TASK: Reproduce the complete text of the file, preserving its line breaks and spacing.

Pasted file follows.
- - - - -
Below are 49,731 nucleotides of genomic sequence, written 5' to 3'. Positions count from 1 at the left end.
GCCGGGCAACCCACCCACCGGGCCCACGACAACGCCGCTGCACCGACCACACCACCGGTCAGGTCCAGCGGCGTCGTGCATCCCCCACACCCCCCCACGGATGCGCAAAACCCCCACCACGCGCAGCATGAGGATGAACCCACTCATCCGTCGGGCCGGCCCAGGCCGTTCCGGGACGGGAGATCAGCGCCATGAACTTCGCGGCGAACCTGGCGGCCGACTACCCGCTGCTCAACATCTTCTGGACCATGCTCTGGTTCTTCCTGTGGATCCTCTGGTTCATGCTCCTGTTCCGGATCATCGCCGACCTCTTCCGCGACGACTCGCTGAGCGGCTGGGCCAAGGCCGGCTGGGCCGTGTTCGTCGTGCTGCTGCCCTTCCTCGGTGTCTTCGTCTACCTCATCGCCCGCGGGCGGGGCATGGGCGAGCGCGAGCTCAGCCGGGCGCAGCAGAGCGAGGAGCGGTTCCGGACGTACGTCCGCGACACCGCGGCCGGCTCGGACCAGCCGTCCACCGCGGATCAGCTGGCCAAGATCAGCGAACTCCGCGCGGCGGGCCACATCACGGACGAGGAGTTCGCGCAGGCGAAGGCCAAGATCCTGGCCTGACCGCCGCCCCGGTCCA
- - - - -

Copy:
Below are 49,731 nucleotides of genomic sequence, written 5' to 3'. Positions count from 1 at the left end.
GCCGGGCAACCCACCCACCGGGCCCACGACAACGCCGCTGCACCGACCACACCACCGGTCAGGTCCAGCGGCGTCGTGCATCCCCCACACCCCCCCACGGATGCGCAAAACCCCCACCACGCGCAGCATGAGGATGAACCCACTCATCCGTCGGGCCGGCCCAGGCCGTTCCGGGACGGGAGATCAGCGCCATGAACTTCGCGGCGAACCTGGCGGCCGACTACCCGCTGCTCAACATCTTCTGGACCATGCTCTGGTTCTTCCTGTGGATCCTCTGGTTCATGCTCCTGTTCCGGATCATCGCCGACCTCTTCCGCGACGACTCGCTGAGCGGCTGGGCCAAGGCCGGCTGGGCCGTGTTCGTCGTGCTGCTGCCCTTCCTCGGTGTCTTCGTCTACCTCATCGCCCGCGGGCGGGGCATGGGCGAGCGCGAGCTCAGCCGGGCGCAGCAGAGCGAGGAGCGGTTCCGGACGTACGTCCGCGACACCGCGGCCGGCTCGGACCAGCCGTCCACCGCGGATCAGCTGGCCAAGATCAGCGAACTCCGCGCGGCGGGCCACATCACGGACGAGGAGTTCGCGCAGGCGAAGGCCAAGATCCTGGCCTGACCGCCGCCCCGGTCCA